Star-crossed lovers' relationships are conducted in secret. The lovers dream of creating a passionate universe for themselves apart from everyday reality. Romeo and Juliet meet at the Capulet ball and fall instantly in lovè yet during the four-day course of the play, they never see each other in daylight. Tristan and Isolde maintain their passionate relationship secretly after Isolde's marriage to King Mark; Pyramus and Thisbe communicate in secret through a chink in the wall of their parents' adjoining houses and arrange secret meetings at the Tomb of Ninus, in the fields outside the city. The latter two would gladly have married, but their parents forbade it. Instead they conversed through signs and glances, and the love grew more intense in its secrecy.
The world of star-crossed lovers is self-enclosed and passionate. The same kind of romantic and erotic isolation characterizes the nontraditional star-crossed pairing of two Wyoming ranch-hands, Ennis Del Mar and Jack Twist, in Annie Proulx's short story "Brokeback Mountain" (1997):
They never talked about the sex, let it happen, at first only in the tent at night…. There were only the two of them on the mountain flying in the euphoric, bitter air, looking down on the hawk's back and the crawling lights of vehicles on the plain below, suspended above ordinary affairs and distant from tame ranch dogs barking in the dark hours. They believed themselves invisible.
(Proulx 2005, p. 15)
Intensity and Star-Crossed Love
Star-crossed love is deeper, the passion stronger, than anything either of the lovers has ever experienced. Tristan could not consummate his marriage to another because of his love for Isolde. Heloise describes the intense passion she and Abelard felt and the suffering that would follow: "We shall both be destroyed. All that is left us is suffering as great as our love has been" (Radice 2003, p. 16). Juliet's declaration of this great passion is one of literature's most famous:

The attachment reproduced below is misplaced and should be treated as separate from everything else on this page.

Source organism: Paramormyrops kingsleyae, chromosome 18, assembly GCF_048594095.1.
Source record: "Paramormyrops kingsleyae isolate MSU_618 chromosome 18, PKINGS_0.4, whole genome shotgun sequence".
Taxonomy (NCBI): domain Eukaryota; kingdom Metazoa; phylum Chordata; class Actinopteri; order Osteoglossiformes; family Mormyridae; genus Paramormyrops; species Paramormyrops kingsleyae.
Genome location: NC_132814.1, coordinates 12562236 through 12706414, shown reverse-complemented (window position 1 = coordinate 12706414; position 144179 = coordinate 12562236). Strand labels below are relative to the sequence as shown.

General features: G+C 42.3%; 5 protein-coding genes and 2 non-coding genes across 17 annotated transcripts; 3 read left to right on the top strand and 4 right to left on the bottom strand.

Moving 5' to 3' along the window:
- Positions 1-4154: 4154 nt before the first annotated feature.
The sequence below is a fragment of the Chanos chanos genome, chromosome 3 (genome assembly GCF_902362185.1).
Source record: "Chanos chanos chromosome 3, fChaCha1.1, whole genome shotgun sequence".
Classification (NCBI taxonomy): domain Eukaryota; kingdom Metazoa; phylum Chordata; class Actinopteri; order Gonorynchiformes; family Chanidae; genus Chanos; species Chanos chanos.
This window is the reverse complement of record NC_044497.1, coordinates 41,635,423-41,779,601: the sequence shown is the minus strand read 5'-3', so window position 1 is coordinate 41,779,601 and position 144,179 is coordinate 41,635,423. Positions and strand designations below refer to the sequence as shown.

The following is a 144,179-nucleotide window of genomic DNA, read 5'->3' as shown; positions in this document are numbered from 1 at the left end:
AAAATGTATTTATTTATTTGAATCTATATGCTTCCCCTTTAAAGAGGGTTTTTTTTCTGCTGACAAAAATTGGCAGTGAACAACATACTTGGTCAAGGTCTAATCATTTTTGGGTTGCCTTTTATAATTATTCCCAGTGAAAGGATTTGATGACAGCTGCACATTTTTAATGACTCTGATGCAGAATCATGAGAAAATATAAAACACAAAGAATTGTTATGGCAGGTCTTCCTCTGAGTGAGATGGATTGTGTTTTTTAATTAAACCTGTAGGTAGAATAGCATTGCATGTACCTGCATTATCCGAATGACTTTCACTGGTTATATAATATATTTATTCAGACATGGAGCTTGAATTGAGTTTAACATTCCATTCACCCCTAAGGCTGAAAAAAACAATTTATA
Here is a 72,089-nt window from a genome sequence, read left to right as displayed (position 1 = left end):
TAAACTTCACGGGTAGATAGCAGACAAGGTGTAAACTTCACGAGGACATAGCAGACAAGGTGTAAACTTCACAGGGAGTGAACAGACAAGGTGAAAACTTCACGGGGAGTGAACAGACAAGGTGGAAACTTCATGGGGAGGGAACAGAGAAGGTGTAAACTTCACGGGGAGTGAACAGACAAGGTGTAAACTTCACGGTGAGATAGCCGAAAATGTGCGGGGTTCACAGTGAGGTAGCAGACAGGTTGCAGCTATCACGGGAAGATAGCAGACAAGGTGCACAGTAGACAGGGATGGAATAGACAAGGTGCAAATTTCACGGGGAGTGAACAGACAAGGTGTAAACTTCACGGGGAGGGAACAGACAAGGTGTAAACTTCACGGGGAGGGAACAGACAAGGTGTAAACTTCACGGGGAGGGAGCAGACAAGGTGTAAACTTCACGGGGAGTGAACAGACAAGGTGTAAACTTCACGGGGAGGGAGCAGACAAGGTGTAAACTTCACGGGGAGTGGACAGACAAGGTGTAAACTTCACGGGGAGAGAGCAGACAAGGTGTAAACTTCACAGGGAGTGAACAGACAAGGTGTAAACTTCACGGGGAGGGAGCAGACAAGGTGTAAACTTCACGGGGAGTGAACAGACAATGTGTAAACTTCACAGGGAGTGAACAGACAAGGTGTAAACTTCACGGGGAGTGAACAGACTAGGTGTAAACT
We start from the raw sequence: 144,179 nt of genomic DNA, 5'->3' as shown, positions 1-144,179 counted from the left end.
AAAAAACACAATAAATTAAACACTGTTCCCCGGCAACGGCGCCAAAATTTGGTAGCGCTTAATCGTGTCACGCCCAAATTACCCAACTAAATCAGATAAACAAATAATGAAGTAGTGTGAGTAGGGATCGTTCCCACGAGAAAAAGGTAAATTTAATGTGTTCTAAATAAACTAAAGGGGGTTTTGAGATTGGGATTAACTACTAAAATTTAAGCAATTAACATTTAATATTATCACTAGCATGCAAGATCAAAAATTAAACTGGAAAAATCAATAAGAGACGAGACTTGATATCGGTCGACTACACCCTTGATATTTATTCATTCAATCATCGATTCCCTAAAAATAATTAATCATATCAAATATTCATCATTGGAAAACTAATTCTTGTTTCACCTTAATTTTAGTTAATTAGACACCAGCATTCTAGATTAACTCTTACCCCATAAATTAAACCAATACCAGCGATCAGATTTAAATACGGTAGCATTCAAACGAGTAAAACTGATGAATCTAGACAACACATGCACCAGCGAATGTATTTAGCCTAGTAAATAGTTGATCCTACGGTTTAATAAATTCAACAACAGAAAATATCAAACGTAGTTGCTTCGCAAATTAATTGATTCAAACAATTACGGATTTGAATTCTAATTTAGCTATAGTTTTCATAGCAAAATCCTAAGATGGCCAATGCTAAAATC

My bounty is as boundless as the sea,
My love as deep; the more I give to thee
The more I have, for both are infinite.
The youthful passion of Romeo and Juliet destroys them, and hurts, then unites, their families and their city. The passion between another pair of Shakespeare's star-crossed lovers, Antony and Cleopatra, is powerful enough to destroy empires along with the lovers themselves.
Sacrifice and Star-Crossed Love
Star-crossed love is often sacrificed for what is seen as a greater good for the beloved. The world of Italian opera is rich with examples of lovers doomed by their own choices. In Giacomo Puccini's La Bohème (1896), Mimi agrees to abandon Rodolfo for his own good. In Tosca (1900), also by Puccini, the title heroine pretends to sacrifice her body to Scarpia in return for her lover Mario's life. Tosca instead commits murder for Mario, only to see him executed anyway, which causes her to leap to her death from the top of Castel Sant'Angelo. In the classic Italian novel I Promessi Sposi (1840), by Alessandro Manzoni, Lucia makes a holy vow to save Renzo, even though doing so means they can never consummate their marriage.
Tragedy and Star-Crossed Love
The star-crossed love story follows a tragic path. Shakespeare calls it "death-mark'd." Death—or, at least, disaster—is the only possible end for star-crossed love. On the eve of his death, Tosca's Mario expresses the paradox of love and loss in the last line of his famous aria, E' lucevan le stelle: "Time is fleeting and I die in despair, yet never have I loved life more." Romeo too has a sense of imminent tragedy on his way to the Capulet ball where he meets Juliet: